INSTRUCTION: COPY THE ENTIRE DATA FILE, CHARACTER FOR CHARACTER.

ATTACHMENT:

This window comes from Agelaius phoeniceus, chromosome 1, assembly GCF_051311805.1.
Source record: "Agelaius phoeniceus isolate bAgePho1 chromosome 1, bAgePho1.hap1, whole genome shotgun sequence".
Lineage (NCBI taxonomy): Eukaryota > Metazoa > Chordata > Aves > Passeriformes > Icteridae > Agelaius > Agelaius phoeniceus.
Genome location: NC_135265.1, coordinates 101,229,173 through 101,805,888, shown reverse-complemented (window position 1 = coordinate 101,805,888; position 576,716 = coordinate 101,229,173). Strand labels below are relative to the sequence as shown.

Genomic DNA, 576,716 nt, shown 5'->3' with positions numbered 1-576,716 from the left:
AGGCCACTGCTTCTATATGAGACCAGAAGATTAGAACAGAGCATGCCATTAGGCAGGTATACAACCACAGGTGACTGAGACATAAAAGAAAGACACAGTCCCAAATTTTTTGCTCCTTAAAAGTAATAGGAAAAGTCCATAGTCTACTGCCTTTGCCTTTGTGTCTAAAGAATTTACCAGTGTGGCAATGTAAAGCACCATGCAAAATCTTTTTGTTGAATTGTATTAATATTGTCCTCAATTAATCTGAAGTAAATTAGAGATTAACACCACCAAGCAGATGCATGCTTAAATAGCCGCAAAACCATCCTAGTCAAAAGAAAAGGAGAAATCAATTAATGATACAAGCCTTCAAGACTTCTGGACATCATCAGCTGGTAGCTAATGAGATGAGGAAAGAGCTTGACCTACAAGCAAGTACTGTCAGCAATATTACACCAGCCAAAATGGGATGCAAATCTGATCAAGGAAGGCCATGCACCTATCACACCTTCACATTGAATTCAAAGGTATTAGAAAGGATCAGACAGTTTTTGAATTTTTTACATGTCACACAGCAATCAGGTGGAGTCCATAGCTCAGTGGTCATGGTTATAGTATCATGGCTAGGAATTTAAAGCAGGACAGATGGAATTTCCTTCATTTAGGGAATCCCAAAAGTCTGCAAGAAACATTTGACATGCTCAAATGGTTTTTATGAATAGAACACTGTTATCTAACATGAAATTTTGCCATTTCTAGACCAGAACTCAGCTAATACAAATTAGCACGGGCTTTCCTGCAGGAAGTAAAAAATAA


This window comes from Agelaius phoeniceus, chromosome 1, assembly GCF_051311805.1.
Source record: "Agelaius phoeniceus isolate bAgePho1 chromosome 1, bAgePho1.hap1, whole genome shotgun sequence".
Lineage (NCBI taxonomy): Eukaryota > Metazoa > Chordata > Aves > Passeriformes > Icteridae > Agelaius > Agelaius phoeniceus.
Genome location: NC_135265.1, coordinates 101,229,173 through 101,805,888, shown reverse-complemented (window position 1 = coordinate 101,805,888; position 576,716 = coordinate 101,229,173). Strand labels below are relative to the sequence as shown.

Genomic DNA, 576,716 nt, shown 5'->3' with positions numbered 1-576,716 from the left:
AGGCCACTGCTTCTATATGAGACCAGAAGATTAGAACAGAGCATGCCATTAGGCAGGTATACAACCACAGGTGACTGAGACATAAAAGAAAGACACAGTCCCAAATTTTTTGCTCCTTAAAAGTAATAGGAAAAGTCCATAGTCTACTGCCTTTGCCTTTGTGTCTAAAGAATTTACCAGTGTGGCAATGTAAAGCACCATGCAAAATCTTTTTGTTGAATTGTATTAATATTGTCCTCAATTAATCTGAAGTAAATTAGAGATTAACACCACCAAGCAGATGCATGCTTAAATAGCCGCAAAACCATCCTAGTCAAAAGAAAAGGAGAAATCAATTAATGATACAAGCCTTCAAGACTTCTGGACATCATCAGCTGGTAGCTAATGAGATGAGGAAAGAGCTTGACCTACAAGCAAGTACTGTCAGCAATATTACACCAGCCAAAATGGGATGCAAATCTGATCAAGGAAGGCCATGCACCTATCACACCTTCACATTGAATTCAAAGGTATTAGAAAGGATCAGACAGTTTTTGAATTTTTTACATGTCACACAGCAATCAGGTGGAGTCCATAGCTCAGTGGTCATGGTTATAGTATCATGGCTAGGAATTTAAAGCAGGACAGATGGAATTTCCTTCATTTAGGGAATCCCAAAAGTCTGCAAGAAACATTTGACATGCTCAAATGGTTTTTATGAATAGAACACTGTTATCTAACATGAAATTTTGCCATTTCTAGACCAGAACTCAGCTAATACAAATTAGCACGGGCTTTCCTGCAGGAAGTAAAAAATAA